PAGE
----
Administration, ATO, financial advice

Event-based reporting a struggle

Event based reporting SMSF Self-managed superannuation Investment Trends Yigit Gunhan

Event-based reporting imposed by the ATO has emerged as a significantly increasing challenge for advisers in servicing the SMSF sector.

The latest industry research has revealed SMSF advisers are finding ATO-imposed event-based reporting is becoming increasingly challenging in their efforts to service the SMSF market.

Investment Trends data showed the number of advisers who indicated compliance with the ATO’s event-based reporting, such as the new compulsory quarterly timeframe for transfer balance account reports, is a struggle for them has increased steadily over the past three years.

In 2022, only 10 per cent of advisers surveyed expressed this sentiment, while 16 per cent felt this way in 2023 and 21 per cent concurred with this belief in 2024.

The analysis also discovered ATO interaction of a different kind was also proving difficult in SMSF advisers’ client activities. To this end, the practitioners who named ‘other’ as the biggest challenge in servicing the SMSF market jumped from 5 per cent in 2023 to 12 per cent in 2024. This general classification included the changing processes of the regulator and how they were leading to inconsistent outcomes from SMSF establishments.

However, the main issues advisers are struggling with when servicing SMSF clients were unchanged year on year, although the degree of their impact did experience a noticeable shift.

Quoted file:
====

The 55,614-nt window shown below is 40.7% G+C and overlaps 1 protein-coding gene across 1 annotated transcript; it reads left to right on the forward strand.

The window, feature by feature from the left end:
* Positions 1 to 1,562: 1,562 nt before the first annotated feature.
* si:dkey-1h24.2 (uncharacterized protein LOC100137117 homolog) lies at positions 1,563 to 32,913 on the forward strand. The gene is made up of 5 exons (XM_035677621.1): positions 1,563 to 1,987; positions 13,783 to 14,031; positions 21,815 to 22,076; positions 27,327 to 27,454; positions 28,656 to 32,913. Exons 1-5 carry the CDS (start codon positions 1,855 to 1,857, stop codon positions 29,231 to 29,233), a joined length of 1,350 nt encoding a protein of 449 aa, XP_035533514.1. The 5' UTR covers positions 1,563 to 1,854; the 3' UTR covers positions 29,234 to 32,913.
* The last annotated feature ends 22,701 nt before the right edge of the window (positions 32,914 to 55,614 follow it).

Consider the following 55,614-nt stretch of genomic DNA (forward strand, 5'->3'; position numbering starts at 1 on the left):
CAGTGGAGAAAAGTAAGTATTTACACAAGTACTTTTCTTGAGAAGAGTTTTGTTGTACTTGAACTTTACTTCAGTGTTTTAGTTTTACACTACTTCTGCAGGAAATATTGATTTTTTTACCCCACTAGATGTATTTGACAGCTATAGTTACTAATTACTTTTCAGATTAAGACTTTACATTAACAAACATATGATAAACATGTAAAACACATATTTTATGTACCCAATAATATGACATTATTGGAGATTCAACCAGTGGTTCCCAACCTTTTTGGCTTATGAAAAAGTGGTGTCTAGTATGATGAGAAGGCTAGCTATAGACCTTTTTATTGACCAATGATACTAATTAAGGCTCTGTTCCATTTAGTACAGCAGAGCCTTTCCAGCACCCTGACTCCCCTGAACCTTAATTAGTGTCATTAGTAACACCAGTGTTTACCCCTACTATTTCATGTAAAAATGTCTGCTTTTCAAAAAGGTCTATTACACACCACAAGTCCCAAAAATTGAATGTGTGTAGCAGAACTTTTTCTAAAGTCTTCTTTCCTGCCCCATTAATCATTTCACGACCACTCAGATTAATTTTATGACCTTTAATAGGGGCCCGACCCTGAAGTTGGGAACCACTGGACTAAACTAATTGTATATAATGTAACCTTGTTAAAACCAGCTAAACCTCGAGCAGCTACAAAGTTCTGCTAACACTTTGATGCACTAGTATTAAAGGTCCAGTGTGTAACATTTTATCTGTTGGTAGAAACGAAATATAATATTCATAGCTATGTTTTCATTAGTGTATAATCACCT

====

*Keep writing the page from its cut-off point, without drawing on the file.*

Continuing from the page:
“The primary challenges nominated have not changed, being compliance and the paperwork and administration required to service SMSF clients, but one thing we did note with interest is that while they are still the main challenges they face, these factors have become much less prominent. So it has become much less of a challenge for them,” Investment Trends analyst Yigit Gunhan told selfmanagedsuper.

Specifically, 32 per cent of participants in 2024 said compliance remained the element that tested them the most when looking after SMSF members, whereas 45 per cent of respondents suggested this was the case in 2023.

There was an even bigger drop in the number of practitioners who believe paperwork and administration are the most stressful components when servicing SMSFs, with 49 per cent of advisers admitting this was so in 2023, but only 31 per cent doing the same this year.

Investment Trends gathered the information for its sector analysis from an online survey conducted during February and March, with responses from 652 accountants and 177 advisers being used.

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